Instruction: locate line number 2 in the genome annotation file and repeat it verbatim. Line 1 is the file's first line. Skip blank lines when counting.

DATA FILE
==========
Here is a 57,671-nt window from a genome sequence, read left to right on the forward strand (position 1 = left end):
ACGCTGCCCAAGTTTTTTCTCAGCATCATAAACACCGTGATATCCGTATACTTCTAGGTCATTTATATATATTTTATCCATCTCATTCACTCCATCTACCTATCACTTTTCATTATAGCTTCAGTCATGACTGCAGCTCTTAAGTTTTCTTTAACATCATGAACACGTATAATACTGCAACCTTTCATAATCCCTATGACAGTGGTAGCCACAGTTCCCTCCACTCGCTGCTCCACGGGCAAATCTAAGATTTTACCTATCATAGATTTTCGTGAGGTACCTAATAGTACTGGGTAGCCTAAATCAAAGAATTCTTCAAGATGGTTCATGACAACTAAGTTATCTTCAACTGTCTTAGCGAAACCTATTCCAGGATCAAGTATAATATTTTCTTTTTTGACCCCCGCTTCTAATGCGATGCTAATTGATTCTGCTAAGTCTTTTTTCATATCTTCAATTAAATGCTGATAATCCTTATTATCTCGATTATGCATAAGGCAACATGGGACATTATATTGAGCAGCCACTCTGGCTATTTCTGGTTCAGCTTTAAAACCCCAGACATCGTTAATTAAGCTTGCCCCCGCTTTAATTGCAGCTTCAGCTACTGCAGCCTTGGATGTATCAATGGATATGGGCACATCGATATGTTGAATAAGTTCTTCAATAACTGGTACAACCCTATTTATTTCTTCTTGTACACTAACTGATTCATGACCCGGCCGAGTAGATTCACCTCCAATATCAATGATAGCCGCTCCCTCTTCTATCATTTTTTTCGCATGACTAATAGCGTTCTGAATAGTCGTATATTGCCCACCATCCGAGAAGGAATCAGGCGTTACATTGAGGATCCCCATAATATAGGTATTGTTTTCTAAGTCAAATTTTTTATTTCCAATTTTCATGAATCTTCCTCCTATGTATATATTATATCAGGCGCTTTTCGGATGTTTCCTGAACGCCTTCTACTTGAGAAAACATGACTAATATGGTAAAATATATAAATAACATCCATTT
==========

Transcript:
ACGCTGCCCAAGTTTTTTCTCAGCATCATAAACACCGTGATATCCGTATACTTCTAGGTCATTTATATATATTTTATCCATCTCATTCACTCCATCTACCTATCACTTTTCATTATAGCTTCAGTCATGACTGCAGCTCTTAAGTTTTCTTTAACATCATGAACACGTATAATACTGCAACCTTTCATAATCCCTATGACAGTGGTAGCCACAGTTCCCTCCACTCGCTGCTCCACGGGCAAATCTAAGATTTTACCTATCATAGATTTTCGTGAGGTACCTAATAGTACTGGGTAGCCTAAATCAAAGAATTCTTCAAGATGGTTCATGACAACTAAGTTATCTTCAACTGTCTTAGCGAAACCTATTCCAGGATCAAGTATAATATTTTCTTTTTTGACCCCCGCTTCTAATGCGATGCTAATTGATTCTGCTAAGTCTTTTTTCATATCTTCAATTAAATGCTGATAATCCTTATTATCTCGATTATGCATAAGGCAACATGGGACATTATATTGAGCAGCCACTCTGGCTATTTCTGGTTCAGCTTTAAAACCCCAGACATCGTTAATTAAGCTTGCCCCCGCTTTAATTGCAGCTTCAGCTACTGCAGCCTTGGATGTATCAATGGATATGGGCACATCGATATGTTGAATAAGTTCTTCAATAACTGGTACAACCCTATTTATTTCTTCTTGTACACTAACTGATTCATGACCCGGCCGAGTAGATTCACCTCCAATATCAATGATAGCCGCTCCCTCTTCTATCATTTTTTTCGCATGACTAATAGCGTTCTGAATAGTCGTATATTGCCCACCATCCGAGAAGGAATCAGGCGTTACATTGAGGATCCCCATAATATAGGTATTGTTTTCTAAGTCAAATTTTTTATTTCCAATTTTCATGAATCTTCCTCCTATGTATATATTATATCAGGCGCTTTTCGGATGTTTCCTGAACGCCTTCTACTTGAGAAAACATGACTAATATGGTAAAATATATAAATAACATCCATTT